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Reemployment and Eligibility Assessment Program Cuts Time on Unemployment Insurance and Raises Wages

Rockville, Md.  –  The Department of Labor’s Reemployment and Eligibility Assessment (REA) program cut the time people spent drawing unemployment insurance (UI) and modestly increased earnings, according to an Abt Global study of 250,000 UI claimants. The report for the Department of Labor showed a drop in UI claimants, but only about half of the decline represented an increase in work. The other half did not receive UI, but were not working due in large part to state cut-offs of benefits to people who failed to attend required REA meetings.

REA involved a few hours of group engagement and a few hours of one-on-one counseling, generally at a cost of less than $100 per claimant. With such low costs, the program could be cost-effective with only a small impact. A review of combined data from four states—New York, Washington, Wisconsin, and Indiana—showed that the program reduced the time on unemployment insurance by 1.3 weeks. The experience of the states varied considerably, though, ranging from a drop of 0.5 weeks in Wisconsin to 1.7 weeks in Indiana.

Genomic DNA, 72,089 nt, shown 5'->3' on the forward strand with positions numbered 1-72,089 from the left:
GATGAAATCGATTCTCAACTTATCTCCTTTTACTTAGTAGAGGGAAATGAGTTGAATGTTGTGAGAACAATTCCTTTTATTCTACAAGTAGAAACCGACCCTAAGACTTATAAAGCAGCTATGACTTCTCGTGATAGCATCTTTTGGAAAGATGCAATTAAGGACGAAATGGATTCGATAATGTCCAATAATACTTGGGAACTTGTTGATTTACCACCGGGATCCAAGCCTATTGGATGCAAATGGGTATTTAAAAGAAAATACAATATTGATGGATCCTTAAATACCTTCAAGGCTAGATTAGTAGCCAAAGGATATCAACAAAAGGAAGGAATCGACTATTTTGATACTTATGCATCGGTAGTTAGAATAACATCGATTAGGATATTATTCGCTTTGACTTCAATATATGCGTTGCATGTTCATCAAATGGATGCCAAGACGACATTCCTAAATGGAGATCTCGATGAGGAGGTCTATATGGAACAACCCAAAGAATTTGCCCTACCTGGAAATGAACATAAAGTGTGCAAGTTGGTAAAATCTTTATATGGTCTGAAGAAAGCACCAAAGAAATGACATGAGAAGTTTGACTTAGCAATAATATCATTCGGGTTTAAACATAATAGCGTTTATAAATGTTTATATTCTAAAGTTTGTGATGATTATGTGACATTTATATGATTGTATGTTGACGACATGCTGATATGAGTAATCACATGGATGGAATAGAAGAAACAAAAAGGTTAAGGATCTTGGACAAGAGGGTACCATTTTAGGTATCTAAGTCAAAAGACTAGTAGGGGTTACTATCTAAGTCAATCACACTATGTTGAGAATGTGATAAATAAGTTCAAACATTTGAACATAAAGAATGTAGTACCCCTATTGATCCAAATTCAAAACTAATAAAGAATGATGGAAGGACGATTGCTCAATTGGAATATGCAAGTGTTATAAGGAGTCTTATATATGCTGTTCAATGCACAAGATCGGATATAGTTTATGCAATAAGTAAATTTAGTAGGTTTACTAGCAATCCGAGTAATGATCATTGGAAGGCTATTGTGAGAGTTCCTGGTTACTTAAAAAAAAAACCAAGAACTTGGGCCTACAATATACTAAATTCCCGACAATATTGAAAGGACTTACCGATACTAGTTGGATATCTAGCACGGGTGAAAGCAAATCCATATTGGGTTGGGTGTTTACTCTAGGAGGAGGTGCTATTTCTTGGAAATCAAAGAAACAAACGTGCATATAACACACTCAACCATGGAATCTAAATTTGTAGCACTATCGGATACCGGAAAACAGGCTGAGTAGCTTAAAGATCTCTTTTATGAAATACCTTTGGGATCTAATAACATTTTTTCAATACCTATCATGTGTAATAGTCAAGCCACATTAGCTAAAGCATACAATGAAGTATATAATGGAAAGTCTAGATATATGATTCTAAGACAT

Earnings rose $465 in the first year, or two percent of the wages in the control group, and $199 the second year. 

The REA program has been replaced by the Reemployment Services and Eligibility Assessment Program (RESEA). In response to statutory changes, states are now redesigning those programs and designing evaluations of those programs. “This study’s results have important implications both for the redesign of state RESEA programs and for the design of evaluations of those programs,” said the report’s lead author, Jacob Klerman.

To read the full report or related reports and briefs, see:

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